Today’s Buckeye birthday belongs to former defensive end Matt Finkes.
Matthew Scott Finkes was born Feb. 12, 1975, in Piqua, Ohio, and starred for his hometown high school, earning Division I all-state and district lineman of the year honors as a senior. Finkes signed with Ohio State in 1993 and made an immediate impact. He broke into the starting lineup in ’94 as a sophomore and teamed with fellow defensive end Mike Vrabel to terrorize Big Ten quarterbacks for the next three years. The duo combined for 125 career tackles for loss – 66 by Vrabel and 59 by Finkes – and those totals remain first and second in OSU history. Finkes also had 25 sacks during his career, and that ranks third in school history behind only Vrabel (36) and Jason Simmons (27½). Finkes was a sixth-round selection by Carolina in the 1997 NFL draft, but never played for the Panthers. He was signed off waivers by the Jets and appeared in eight games for New York during the ’97 season. Finkes later played for Scotland in NFL Europe before returning to his hometown of Piqua where he owns his own construction business.
Also celebrating birthdays this 12th day of February: former baseball player and broadcaster Joe Garagiola is 83; Fifties quiz show scandal figure Charles Van Doren is also 83; U.S. Sen. Arlen Specter (R-Pa.) is 79; NBA Hall of Fame center Bill Russell is 75; veteran character actor Joe Don Baker is 73; children’s author Judy Blume is 71; three-time Indianapolis 500 winner Johnny Rutherford is 71; The Doors keyboardist Ray Manzarek is 70; Israeli prime minister Ehud Barak is 67; actress and two-time Bond girl Maud Adams (“The Man With The Golden Gun” and “Octopussy”) is 64; former Genesis guitarist Steve Hackett is 59; singer, former Doobie Brothers frontman and (some say) Mark Rea lookalike Michael McDonald is 57; TV actress Joanna Kerns (Maggie Seaver on “Growing Pains”) is 56; former talk show host Arsenio Hall is 54; Oscar-nominated actor Josh Brolin is 41; Wilson Phillips singer Chynna Phillips is also 41; model/celebrity wannabe Anna Benson is 33; and actress Christina Ricci is 29.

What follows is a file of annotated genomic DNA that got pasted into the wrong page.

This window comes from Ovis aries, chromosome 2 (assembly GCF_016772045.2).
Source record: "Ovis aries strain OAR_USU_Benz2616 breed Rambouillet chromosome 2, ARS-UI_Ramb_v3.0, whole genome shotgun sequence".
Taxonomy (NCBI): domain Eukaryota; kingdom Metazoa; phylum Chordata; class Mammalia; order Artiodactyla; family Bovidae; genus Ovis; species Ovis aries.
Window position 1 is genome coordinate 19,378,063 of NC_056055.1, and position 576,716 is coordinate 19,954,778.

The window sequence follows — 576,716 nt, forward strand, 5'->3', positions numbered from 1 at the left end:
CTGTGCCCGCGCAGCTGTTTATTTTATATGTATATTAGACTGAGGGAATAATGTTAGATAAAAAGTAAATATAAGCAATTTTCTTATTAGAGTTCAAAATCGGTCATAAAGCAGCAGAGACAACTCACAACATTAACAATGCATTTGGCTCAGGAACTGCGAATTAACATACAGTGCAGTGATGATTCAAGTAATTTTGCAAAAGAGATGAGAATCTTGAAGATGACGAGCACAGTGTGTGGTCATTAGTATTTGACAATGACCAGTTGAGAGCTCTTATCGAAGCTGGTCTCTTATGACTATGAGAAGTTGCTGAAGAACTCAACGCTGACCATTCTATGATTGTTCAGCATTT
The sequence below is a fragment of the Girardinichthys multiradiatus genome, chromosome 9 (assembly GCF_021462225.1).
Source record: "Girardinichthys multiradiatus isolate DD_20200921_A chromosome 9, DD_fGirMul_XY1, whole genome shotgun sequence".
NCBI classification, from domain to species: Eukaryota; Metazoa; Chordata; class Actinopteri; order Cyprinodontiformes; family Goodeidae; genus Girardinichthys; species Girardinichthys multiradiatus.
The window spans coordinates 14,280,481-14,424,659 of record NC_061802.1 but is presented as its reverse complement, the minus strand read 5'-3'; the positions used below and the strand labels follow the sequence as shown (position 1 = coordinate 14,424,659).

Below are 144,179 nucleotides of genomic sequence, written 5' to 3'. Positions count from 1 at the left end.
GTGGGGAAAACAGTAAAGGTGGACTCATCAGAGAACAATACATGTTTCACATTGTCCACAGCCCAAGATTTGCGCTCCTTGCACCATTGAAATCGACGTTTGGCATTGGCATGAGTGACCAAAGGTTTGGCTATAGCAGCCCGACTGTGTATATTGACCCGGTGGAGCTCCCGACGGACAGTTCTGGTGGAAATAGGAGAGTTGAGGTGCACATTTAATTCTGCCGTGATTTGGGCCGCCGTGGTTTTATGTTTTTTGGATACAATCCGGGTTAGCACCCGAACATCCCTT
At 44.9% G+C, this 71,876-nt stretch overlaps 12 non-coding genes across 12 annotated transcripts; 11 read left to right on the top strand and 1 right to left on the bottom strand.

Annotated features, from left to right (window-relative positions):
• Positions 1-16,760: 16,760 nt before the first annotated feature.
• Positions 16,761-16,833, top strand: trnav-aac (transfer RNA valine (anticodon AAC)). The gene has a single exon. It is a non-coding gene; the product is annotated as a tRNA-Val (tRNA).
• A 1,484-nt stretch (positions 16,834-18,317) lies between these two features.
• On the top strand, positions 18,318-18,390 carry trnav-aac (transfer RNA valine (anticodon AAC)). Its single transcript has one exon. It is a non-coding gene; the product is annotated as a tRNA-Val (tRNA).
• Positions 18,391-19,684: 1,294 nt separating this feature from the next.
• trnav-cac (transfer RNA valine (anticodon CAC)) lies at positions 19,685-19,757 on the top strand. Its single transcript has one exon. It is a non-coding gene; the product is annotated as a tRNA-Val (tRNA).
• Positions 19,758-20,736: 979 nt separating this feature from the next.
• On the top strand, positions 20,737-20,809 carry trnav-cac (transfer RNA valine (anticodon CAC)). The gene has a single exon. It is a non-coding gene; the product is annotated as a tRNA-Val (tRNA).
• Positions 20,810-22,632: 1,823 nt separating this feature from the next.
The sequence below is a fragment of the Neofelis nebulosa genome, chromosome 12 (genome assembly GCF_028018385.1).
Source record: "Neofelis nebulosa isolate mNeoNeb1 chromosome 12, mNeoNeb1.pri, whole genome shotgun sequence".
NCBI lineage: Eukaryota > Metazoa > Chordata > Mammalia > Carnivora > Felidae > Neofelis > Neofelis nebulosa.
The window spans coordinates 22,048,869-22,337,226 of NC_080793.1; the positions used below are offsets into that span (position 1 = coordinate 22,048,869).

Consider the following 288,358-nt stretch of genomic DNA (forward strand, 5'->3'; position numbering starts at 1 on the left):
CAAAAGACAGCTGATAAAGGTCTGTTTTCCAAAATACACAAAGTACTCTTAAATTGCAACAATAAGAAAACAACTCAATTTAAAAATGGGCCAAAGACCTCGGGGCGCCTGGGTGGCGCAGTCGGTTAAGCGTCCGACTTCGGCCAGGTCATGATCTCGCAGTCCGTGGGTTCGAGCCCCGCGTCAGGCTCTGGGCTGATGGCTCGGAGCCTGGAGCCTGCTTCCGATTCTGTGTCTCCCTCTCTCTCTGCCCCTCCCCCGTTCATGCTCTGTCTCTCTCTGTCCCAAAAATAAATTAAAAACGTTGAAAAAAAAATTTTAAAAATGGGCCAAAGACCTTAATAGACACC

Also, Happy 200th Birthday today to Abraham Lincoln and Charles Darwin.